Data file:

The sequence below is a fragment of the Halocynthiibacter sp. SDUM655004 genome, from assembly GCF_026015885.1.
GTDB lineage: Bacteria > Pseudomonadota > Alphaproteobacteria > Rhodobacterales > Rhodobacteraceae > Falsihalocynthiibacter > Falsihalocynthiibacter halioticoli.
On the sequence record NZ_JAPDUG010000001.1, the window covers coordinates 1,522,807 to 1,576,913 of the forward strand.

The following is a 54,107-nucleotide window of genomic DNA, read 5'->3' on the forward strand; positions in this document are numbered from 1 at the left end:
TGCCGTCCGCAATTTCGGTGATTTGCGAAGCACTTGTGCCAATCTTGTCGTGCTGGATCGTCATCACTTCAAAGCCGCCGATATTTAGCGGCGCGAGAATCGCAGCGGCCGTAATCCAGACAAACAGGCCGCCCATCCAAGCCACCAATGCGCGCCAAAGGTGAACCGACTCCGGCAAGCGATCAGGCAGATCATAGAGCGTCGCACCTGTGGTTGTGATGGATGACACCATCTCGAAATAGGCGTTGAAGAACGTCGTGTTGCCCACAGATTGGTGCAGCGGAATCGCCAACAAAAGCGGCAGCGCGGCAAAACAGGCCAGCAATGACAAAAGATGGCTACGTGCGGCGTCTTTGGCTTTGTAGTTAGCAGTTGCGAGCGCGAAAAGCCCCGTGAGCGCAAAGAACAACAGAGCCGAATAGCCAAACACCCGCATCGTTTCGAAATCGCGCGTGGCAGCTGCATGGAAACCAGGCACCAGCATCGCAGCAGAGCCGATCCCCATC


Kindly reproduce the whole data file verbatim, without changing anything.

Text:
The sequence below is a fragment of the Halocynthiibacter sp. SDUM655004 genome, from assembly GCF_026015885.1.
GTDB lineage: Bacteria > Pseudomonadota > Alphaproteobacteria > Rhodobacterales > Rhodobacteraceae > Falsihalocynthiibacter > Falsihalocynthiibacter halioticoli.
On the sequence record NZ_JAPDUG010000001.1, the window covers coordinates 1,522,807 to 1,576,913 of the forward strand.

The following is a 54,107-nucleotide window of genomic DNA, read 5'->3' on the forward strand; positions in this document are numbered from 1 at the left end:
TGCCGTCCGCAATTTCGGTGATTTGCGAAGCACTTGTGCCAATCTTGTCGTGCTGGATCGTCATCACTTCAAAGCCGCCGATATTTAGCGGCGCGAGAATCGCAGCGGCCGTAATCCAGACAAACAGGCCGCCCATCCAAGCCACCAATGCGCGCCAAAGGTGAACCGACTCCGGCAAGCGATCAGGCAGATCATAGAGCGTCGCACCTGTGGTTGTGATGGATGACACCATCTCGAAATAGGCGTTGAAGAACGTCGTGTTGCCCACAGATTGGTGCAGCGGAATCGCCAACAAAAGCGGCAGCGCGGCAAAACAGGCCAGCAATGACAAAAGATGGCTACGTGCGGCGTCTTTGGCTTTGTAGTTAGCAGTTGCGAGCGCGAAAAGCCCCGTGAGCGCAAAGAACAACAGAGCCGAATAGCCAAACACCCGCATCGTTTCGAAATCGCGCGTGGCAGCTGCATGGAAACCAGGCACCAGCATCGCAGCAGAGCCGATCCCCATC